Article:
Last Word

31.08.16

How prepared is the public sector for the NLW?

Source: PSE Aug/Sep 16

Conor D’Arcy, policy analyst at the Resolution Foundation, looks at the potential impact of the National Living Wage (NLW) and apprenticeship levy on public sector employers and the importance of putting a plan in place.

“A robot is after your job.” Sound familiar? The rise of the robots and the end of work seem to have been rarely off our screens of late. Some speculate that rising labour costs – arising in part from the new the NLW and the apprenticeship levy – will turbo-charge the pursuit of worker-replacing technological advancement. Should we be worrying about technology-driven unemployment? 

But that robot headline isn’t from this year or last. It featured in the New York Times in 1980. Similar concerns were aired when the National Minimum Wage was introduced in 1999. At the time, up to two million jobs were discussed as being under threat. 

Are we ready for NLW? 

The weight of evidence finds employment hasn’t been negatively affected. So technology and higher labour costs are unlikely to be the end of the world, but they will be giving many employers pause for thought on how best to run their organisation and deal with these changes. Besides, the NLW takes us into unchartered territory – it will have wider coverage across the workforce than any major minimum wage in the world. How prepared are public sector employers? 

First, it’s worth putting the size of the challenge presented into context. The private sector will face a bigger shift than the generally higher-paying public sector. However, this needs to be weighed against the 1% annual pay cap placed upon the sector. With 800,000 public sector workers expected to see some pay rise as a result of the NLW by 2020, the burden of meeting the costs may fall on other public sector workers in the shape of no or smaller pay increases. 

Given the NLW has only been in place since April, we’ll have to wait a while before official datasets let us dig into exactly what’s happening. But a survey of 500 employers conducted in early June for the Resolution Foundation sheds some light on how employers across the economy have reacted to these pressures, and their plans for the future. A little over one-in-three said their wage bill had been affected by the NLW this year, with just 6 % describing the size of the effect as large. 

Among those who have been affected, just 14% have chosen to reduce the amount of labour they’ve used either through slowing recruitment, cutting back on the number of hours offered to staff or making redundancies. The early signs are that the NLW isn’t endangering employment overall. Most employers have instead taken a ‘suck it and see’ approach by taking lower profits or raising prices. But these aren’t available to much of the public sector.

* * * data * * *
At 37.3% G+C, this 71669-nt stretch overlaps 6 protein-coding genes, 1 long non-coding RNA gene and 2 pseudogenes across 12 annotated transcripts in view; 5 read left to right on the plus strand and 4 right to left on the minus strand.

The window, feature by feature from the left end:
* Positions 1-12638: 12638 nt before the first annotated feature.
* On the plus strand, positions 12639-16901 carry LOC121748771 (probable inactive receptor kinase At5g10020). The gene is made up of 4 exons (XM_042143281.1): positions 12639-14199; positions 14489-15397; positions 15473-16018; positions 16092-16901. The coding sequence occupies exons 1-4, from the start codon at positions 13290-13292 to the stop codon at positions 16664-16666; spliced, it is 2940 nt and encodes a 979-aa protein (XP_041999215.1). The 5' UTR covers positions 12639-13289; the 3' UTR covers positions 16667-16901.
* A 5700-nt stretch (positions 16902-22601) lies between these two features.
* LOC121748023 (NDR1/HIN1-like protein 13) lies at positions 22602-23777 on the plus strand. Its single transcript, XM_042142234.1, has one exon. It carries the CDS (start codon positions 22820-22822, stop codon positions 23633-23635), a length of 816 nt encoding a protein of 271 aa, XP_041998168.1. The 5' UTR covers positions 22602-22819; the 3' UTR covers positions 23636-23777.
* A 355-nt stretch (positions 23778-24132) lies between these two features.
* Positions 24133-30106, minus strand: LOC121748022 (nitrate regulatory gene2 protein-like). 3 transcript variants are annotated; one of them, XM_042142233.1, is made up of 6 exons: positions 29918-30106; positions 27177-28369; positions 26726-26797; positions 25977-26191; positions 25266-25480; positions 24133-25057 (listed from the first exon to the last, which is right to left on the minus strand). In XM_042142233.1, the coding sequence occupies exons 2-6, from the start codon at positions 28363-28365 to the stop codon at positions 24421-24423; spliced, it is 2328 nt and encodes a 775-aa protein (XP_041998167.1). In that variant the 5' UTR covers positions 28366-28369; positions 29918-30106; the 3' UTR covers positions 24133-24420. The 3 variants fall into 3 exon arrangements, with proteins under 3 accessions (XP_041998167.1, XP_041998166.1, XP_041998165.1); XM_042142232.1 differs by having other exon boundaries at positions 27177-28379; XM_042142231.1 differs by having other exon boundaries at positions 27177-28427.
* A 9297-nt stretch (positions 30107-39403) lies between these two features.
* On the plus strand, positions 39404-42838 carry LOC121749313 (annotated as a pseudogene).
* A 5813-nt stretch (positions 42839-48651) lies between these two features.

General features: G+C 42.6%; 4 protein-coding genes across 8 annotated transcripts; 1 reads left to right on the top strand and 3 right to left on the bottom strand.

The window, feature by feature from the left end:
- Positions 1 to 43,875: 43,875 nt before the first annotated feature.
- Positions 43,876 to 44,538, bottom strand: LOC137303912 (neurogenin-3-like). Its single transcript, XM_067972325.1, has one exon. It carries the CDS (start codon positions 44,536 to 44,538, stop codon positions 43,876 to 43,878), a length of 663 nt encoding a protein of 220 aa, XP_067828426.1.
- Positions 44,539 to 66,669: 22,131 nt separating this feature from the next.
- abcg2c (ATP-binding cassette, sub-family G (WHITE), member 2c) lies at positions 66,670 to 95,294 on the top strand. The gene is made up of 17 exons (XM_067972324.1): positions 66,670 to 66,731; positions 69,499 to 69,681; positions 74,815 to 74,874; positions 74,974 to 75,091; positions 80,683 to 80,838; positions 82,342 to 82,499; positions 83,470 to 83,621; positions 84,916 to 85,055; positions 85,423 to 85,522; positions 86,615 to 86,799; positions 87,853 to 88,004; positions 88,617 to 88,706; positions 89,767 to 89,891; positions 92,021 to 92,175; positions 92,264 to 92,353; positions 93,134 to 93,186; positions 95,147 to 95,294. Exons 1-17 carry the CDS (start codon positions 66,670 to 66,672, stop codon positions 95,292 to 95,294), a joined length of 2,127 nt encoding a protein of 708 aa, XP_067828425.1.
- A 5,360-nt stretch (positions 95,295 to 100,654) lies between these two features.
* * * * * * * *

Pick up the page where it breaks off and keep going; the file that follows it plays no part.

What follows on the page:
Productivity boosters 

However, the productivity-enhancing responses that many employers say they’re carrying out do offer valuable lessons. Some 16% of employers said they had asked their workers to do more, whether that’s increased effort or looking at job design and the complexity of the tasks they carry out. This response may sound wearily familiar to many public servants who’ve been asked to do more for less for many years now. 

More encouragingly, 12% of employers said they were making greater investment in technology and a further 15% said they had chosen to invest more in training their staff. When we asked employers how they planned to react over the next five years, these productivity boosters became more popular. 

There’s unlikely to be a uniform approach, with the task of thinking through the options available and how to make the most of staff and technology varying across the diverse roles within the public sector. The crucial question is, how big a difference will these efforts make? 

Across the economy, the UK’s productivity growth has disappointed for years. But while there’s no magic lever to be pulled, improving the skills and career pathways of those with low-to-middle qualifications and better quality management could be important contributors. The use of technology in training and the re-evaluation of the tasks people do could certainly help too. 

A higher minimum wage and the march of technology aren’t likely to rewrite the rulebook for the public sector over the rest of this Parliament. But putting a plan in place to make the most of these changes will be essential.

Tell us what you think – have your say below or email opinion@publicsectorexecutive.com

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